Sunday, April 21, 2019

Clothing, Modesty, and the Resurrection

by Cowboy Bob Sorensen

Until the last few years, people knew that men and women are different. Not only do we have distinct biological differences that are important medically and in other ways, but it is the way God designed life. We are also psychologically different. It is indeed unfortunate that I have to state what was formerly obvious.


Modesty is not the usual subject for Easter, but it traces back to Genesis and into the gospel message.
Credit: Flickr / Mike Baird (CC by 2.0)
The University of Notre Dame was a religious school last I knew, and as such, claimed to uphold certain standards. Apparently modesty is not so important. One of the differences between men and women is that us menfolk are visually stimulated. Dr. R. Albert Mohler, Jr. discussed a problem at the university where a mother wrote a column in the student newspaper about leggings. I highly recommend his March 29, 2018 The Briefing podcast that can be heard online, downloaded, or you can read the transcript.

One of the various names for this piece of hosiery for women is yoga pants, which shows that they are intended for athletic purposes. It has become fashionable to wear them in the workplace, for casual activities — and apparently even to religious services. People have described leggings as looking like they were "painted on". I've seen them and agree with that description. They are not mentioned in the company dress code where I work, but other items of modesty are addressed such as strapless tops. Ironic, I think.

Christianity and other religious emphasize modesty among both men and women, but especially for women because of the aforementioned visual stimulation of men. I have seen atheopaths (who compulsively oppose almost anything that the Bible upholds) say that immature men are the problem, so the "freedom" of women should not be at issue. Such an argument is both ignorant and risible.

Years ago, there was a controversy about thongs on beaches. I was puzzled. As a child, I used to wear what we called thongs (sometimes called sandals), but I grew to dislike them. Today, that unpleasant bit of footwear are known as flip-flops.

Nowadays, a thong is a skimpy bit of apparel that is like fabric spaghetti splitting the buttocks, then brought up between the thighs and attached to a waistband. (Many jurisdictions consider them to be indecent and they are outlawed.) I remember a television show, perhaps it was Phil Donahue, where a woman with a snide attitude was given the microphone and said, "What's the big deal? Everybody's got a butt!" Sure, princess, but everybody doesn't necessarily want to look at yours in a public place — or see those other parts that are normally kept private.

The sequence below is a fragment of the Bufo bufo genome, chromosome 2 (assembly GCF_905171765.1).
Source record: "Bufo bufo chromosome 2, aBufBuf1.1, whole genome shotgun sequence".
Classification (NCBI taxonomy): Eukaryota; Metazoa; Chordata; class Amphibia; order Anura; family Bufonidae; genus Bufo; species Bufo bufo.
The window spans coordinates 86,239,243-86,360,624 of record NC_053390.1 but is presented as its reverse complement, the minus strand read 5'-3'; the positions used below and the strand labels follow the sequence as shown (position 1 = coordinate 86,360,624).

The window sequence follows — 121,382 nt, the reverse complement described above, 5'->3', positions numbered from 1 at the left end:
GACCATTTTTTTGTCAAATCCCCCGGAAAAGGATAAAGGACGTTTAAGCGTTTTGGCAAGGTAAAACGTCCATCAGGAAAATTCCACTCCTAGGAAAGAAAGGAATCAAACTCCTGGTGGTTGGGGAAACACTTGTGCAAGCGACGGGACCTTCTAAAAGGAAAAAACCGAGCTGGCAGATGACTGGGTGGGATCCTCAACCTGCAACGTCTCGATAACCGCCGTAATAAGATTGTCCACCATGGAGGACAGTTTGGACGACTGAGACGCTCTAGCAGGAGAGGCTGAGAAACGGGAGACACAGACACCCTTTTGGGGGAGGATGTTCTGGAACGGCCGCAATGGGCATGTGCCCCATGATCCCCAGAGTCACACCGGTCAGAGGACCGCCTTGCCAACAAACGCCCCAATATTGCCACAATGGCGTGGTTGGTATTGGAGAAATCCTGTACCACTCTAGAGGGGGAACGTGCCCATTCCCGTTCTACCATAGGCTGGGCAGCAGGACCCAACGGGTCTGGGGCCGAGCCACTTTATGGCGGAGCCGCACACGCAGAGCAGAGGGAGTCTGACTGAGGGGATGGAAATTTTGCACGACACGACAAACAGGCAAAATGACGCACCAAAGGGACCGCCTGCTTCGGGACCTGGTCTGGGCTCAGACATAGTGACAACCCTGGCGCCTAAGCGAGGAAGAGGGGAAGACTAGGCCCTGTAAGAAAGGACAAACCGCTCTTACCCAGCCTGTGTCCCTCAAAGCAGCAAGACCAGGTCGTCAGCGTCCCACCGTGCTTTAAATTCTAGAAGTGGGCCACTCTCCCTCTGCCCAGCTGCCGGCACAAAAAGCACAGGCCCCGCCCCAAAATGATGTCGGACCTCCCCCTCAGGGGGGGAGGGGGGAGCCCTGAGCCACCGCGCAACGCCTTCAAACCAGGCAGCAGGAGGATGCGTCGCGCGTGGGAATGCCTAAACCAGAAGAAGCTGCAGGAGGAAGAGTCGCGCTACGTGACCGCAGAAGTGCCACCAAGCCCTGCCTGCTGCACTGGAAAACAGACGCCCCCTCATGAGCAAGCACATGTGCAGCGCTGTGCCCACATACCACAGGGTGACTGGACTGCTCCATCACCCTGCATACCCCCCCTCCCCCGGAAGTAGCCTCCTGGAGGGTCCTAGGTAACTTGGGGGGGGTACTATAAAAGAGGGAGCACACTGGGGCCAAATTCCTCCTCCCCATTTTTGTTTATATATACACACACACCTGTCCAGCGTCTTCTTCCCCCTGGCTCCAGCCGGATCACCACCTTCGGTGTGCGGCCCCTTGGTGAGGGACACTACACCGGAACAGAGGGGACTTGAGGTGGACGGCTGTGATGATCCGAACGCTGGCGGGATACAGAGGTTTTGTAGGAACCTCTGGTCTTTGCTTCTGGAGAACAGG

It seems that some people are too selfish to be considerate of others, even at the point of being visually provocative. This strikes me as narcissistic as well as selfish.

As Dr. Mohler points out in his analysis, the Bible tells us that we keep private parts private. Certain areas of the body are to be presented between a husband and wife, not paraded for the prurient desires of strangers.

In a silly 1958 short story called "Do Unto Others" by Mark Clifton, some prissy Earth women took a notion that the buck naked octopus-like inhabitants of Capella IV needed to be clothed. Let's assume for a moment that such critters exist. While forcing modesty on space aliens may seem well-intentioned, it is also pointless because they are not children of Adam and Eve. You'll see what I mean in a moment.

People may ask why we wear clothes in the first place. I mean, aside from cold weather and such. Clothing goes back to Genesis. After Adam and sinned, they felt the need to cover themselves (Gen. 3:7). God said, "Ain't no way", and covered them with the skins of animals (Gen. 3:21). This was the first covering for sin, and blood was shed.

You'll have to do some research on the theology involved, but animal sacrifices in the Old Testament were a temporary covering for sin and foreshadowed the coming of Jesus Christ. Bloodshed is necessary to cover sin. God the Son, our Creator, took on human form, died on a cross for the remission of our sins. He bodily arose on the third day, defeating death and doing away with the animal sacrifices.

Our clothing and modesty are reminders of not only respect for each other, but of sin covering. Jesus Christ attained the victory over sin and death. Most professing Christians celebrate Easter, and we have a great reason to do so. Sins are no longer covered. Instead, Christians are forgiven and we are children of the living God.